Clean-up regulation toughens pollution sanctions
( 2003-06-28 09:52) (China Daily)
A new edict aimed at better curbing industrial pollution is set to come into force next month.
It will replace a provisional regulation introduced last year and help meet the needs of an economically booming China in the 21st century.
One of the novel aspects of the new regulation is that the fines and charges levied at companies who discharge pollutants will be redirected to help finance environmental clean-ups.
Vice-minister of State Environmental Protection Administration Wang Jirong has urged environmental departments at all levels to help business in the country become familiar with the new regulation which comes into force on July 1.
She also called on them to co-operate with financial and economic departments to ensure implementation of the new regulation and promote it among the wider public.
Once up-and-running, it will result in a transfer of focus from dealing with existing pollution to one which curbs pollution at source and governs the whole production process of industry.
Those moneys levied on firms who discharge pollutants will be merged with government coffers assigned for combating pollution. Meanwhile, funds needed for executing environmental laws and regulations will be provided by the government.
The administration and other relevant government bodies, including the State Reform and Development Commission and the Ministry of Finance, have also enacted a series of rules to support the implementation of the new regulation.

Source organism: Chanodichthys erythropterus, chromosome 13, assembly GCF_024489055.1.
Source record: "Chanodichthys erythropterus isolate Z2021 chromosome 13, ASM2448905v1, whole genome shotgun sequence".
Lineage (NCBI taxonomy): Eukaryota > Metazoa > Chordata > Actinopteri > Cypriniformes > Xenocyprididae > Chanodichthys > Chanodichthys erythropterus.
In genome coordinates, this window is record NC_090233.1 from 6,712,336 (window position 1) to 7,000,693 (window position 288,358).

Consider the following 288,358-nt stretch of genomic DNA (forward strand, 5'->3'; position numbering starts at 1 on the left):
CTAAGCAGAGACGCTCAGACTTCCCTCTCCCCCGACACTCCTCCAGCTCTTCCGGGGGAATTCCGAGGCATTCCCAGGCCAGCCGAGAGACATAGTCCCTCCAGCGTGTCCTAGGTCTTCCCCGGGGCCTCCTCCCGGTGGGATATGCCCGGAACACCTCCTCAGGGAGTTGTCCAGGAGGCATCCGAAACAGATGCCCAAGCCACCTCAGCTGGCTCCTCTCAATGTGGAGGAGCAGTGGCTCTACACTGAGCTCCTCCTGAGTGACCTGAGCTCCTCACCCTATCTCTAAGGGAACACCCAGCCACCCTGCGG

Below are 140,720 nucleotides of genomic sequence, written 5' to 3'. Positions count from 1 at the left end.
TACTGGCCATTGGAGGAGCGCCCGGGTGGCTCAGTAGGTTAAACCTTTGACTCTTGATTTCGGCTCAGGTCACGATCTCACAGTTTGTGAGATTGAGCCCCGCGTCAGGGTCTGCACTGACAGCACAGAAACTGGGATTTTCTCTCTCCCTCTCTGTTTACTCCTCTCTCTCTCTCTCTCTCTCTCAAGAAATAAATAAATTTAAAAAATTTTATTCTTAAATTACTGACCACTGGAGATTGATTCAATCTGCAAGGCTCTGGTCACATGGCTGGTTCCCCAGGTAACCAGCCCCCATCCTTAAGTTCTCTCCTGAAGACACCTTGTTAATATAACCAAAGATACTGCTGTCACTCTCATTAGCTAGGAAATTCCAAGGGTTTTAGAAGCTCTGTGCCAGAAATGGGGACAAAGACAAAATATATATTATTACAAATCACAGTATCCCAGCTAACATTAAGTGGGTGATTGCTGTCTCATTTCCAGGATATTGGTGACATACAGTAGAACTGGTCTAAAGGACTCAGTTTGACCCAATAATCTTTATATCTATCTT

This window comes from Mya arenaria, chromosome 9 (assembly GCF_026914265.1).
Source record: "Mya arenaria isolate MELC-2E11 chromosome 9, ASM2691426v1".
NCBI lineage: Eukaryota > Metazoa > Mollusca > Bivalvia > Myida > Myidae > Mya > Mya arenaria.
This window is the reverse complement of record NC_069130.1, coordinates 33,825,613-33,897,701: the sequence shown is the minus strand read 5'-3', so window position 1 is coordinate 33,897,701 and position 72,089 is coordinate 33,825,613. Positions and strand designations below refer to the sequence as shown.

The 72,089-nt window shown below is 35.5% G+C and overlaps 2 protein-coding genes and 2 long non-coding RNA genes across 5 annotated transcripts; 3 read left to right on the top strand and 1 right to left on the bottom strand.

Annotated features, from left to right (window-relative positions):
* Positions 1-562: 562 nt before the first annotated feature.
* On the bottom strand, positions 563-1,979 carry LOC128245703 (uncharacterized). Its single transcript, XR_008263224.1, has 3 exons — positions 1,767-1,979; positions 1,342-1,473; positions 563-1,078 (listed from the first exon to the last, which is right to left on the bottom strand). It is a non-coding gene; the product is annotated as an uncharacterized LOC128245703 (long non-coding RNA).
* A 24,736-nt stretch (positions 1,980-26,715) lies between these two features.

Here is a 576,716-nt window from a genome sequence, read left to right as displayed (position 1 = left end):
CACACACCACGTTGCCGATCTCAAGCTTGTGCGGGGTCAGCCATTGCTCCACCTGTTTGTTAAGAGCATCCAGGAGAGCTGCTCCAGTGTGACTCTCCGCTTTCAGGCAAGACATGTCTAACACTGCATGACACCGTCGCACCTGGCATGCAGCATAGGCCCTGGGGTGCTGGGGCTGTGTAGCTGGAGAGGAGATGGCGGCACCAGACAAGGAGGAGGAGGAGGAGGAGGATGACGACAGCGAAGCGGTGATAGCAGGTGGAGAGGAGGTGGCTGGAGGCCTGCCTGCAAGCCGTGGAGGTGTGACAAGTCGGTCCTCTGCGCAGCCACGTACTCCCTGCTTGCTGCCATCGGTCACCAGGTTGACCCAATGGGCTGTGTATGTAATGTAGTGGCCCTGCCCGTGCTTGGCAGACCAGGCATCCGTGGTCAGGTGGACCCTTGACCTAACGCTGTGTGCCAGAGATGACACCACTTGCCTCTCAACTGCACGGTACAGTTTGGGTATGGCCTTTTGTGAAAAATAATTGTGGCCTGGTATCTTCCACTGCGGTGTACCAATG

The regulation and the rules will strengthen the supervision of the discharge of pollutants and allow for the levying of severe punishment on those who violate them, Wang said, adding that environment watchdogs will face punishment if they abuse their powers.
China's charging system for pollutant discharge has played a positive role in addressing the problem of pollution and the collection of environmental protection funds, said Wang.
From 1982 to last year, when the provisional regulation on the charging of pollution was enacted, a total of 59.4 billion yuan (US$7.2 billion) was collected in pollution charges. This provisional regulation will be abandoned on July 1 as the new comes into effect.
All of the moneys levied have been used for environment related issues, including pollution treatment, environment monitoring and environmental education, she said.
However, given the economic development in China, the old system can no longer meet the demand for decreasing pollutants and improving the environment, she added.
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